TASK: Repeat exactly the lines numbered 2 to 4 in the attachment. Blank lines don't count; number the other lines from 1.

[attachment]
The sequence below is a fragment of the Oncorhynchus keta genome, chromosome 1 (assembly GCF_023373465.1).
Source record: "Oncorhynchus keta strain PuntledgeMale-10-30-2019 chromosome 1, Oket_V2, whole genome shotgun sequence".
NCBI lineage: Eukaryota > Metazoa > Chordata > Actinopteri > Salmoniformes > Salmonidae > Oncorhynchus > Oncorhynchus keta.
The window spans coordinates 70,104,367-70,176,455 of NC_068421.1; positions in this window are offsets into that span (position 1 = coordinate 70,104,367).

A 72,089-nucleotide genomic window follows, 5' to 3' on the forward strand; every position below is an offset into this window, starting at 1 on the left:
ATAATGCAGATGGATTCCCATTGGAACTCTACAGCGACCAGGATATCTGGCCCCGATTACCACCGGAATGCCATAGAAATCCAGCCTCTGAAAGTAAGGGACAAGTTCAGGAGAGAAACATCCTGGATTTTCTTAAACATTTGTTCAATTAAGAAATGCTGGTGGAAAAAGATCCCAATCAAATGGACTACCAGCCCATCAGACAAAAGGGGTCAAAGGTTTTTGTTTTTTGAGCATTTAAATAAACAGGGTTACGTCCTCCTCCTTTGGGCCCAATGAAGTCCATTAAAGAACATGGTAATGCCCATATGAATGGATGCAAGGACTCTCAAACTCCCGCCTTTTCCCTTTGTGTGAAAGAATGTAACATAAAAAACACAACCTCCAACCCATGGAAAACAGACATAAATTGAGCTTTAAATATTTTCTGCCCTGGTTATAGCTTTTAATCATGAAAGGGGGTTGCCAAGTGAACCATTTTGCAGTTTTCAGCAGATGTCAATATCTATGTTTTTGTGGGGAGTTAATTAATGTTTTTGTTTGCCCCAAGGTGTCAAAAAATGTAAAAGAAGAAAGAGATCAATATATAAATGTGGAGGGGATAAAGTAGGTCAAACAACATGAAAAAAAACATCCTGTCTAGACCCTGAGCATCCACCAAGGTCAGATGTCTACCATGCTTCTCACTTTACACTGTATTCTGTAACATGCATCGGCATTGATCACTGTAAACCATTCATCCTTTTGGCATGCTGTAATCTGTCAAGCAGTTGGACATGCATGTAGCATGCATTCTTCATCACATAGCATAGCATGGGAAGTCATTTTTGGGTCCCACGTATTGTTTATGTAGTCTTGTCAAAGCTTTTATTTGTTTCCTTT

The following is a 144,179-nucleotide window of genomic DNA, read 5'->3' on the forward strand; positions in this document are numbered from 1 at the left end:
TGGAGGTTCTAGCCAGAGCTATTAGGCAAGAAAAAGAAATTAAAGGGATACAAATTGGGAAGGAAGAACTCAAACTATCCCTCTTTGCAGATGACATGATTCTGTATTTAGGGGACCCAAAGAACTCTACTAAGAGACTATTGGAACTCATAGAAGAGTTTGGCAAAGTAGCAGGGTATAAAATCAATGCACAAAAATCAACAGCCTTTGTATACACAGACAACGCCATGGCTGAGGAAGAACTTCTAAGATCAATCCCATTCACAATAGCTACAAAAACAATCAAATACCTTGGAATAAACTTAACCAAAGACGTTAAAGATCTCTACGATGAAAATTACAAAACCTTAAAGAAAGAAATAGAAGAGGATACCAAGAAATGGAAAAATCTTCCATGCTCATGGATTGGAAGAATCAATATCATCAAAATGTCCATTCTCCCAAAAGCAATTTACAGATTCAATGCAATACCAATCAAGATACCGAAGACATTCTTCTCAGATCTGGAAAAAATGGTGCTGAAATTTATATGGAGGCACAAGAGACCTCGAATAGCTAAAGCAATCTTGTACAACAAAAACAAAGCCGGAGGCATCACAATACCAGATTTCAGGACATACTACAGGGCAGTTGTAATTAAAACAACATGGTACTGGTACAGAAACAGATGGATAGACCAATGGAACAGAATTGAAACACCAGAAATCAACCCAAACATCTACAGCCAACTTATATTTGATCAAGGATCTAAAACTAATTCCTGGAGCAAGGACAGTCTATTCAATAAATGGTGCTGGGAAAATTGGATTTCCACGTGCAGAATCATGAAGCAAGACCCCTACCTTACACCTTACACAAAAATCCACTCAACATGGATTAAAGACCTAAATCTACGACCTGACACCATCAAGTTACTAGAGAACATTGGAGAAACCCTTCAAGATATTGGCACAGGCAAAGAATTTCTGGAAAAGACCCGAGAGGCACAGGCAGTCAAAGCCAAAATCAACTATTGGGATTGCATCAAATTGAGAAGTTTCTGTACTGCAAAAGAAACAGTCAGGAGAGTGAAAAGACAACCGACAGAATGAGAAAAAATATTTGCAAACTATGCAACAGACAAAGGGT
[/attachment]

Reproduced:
Source record: "Oncorhynchus keta strain PuntledgeMale-10-30-2019 chromosome 1, Oket_V2, whole genome shotgun sequence".
NCBI lineage: Eukaryota > Metazoa > Chordata > Actinopteri > Salmoniformes > Salmonidae > Oncorhynchus > Oncorhynchus keta.
The window spans coordinates 70,104,367-70,176,455 of NC_068421.1; positions in this window are offsets into that span (position 1 = coordinate 70,104,367).